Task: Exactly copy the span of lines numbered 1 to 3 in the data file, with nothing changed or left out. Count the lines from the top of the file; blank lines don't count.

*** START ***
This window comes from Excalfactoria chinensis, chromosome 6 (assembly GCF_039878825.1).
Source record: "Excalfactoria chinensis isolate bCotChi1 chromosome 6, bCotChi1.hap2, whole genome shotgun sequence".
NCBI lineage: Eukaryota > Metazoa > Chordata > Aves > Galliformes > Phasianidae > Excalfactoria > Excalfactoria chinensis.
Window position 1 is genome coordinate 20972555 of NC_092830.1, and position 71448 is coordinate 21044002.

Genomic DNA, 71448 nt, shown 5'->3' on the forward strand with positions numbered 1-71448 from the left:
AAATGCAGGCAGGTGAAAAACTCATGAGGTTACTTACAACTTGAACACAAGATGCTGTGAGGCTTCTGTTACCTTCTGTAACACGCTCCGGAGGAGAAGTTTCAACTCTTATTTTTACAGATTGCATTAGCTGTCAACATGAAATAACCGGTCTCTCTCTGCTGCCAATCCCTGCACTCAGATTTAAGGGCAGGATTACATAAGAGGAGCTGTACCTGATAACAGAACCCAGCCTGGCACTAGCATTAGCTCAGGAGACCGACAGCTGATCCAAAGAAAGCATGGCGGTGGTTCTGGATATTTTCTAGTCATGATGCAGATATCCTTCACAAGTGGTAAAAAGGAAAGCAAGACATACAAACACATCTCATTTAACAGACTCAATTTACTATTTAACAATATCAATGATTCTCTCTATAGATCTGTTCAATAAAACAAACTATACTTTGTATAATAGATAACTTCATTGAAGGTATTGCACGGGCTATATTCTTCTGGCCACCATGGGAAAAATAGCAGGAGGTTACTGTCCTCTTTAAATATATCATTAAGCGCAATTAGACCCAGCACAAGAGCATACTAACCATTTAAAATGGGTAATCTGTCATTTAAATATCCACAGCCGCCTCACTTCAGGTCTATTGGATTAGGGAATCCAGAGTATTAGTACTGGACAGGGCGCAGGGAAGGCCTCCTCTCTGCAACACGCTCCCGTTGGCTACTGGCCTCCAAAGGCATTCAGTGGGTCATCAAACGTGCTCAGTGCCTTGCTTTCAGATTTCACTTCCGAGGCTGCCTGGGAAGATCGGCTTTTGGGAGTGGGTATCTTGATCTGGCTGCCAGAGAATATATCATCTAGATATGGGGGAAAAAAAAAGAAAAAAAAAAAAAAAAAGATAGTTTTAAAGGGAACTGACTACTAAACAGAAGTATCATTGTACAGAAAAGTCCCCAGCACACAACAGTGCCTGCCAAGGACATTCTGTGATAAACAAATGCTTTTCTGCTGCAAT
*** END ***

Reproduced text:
This window comes from Excalfactoria chinensis, chromosome 6 (assembly GCF_039878825.1).
Source record: "Excalfactoria chinensis isolate bCotChi1 chromosome 6, bCotChi1.hap2, whole genome shotgun sequence".
NCBI lineage: Eukaryota > Metazoa > Chordata > Aves > Galliformes > Phasianidae > Excalfactoria > Excalfactoria chinensis.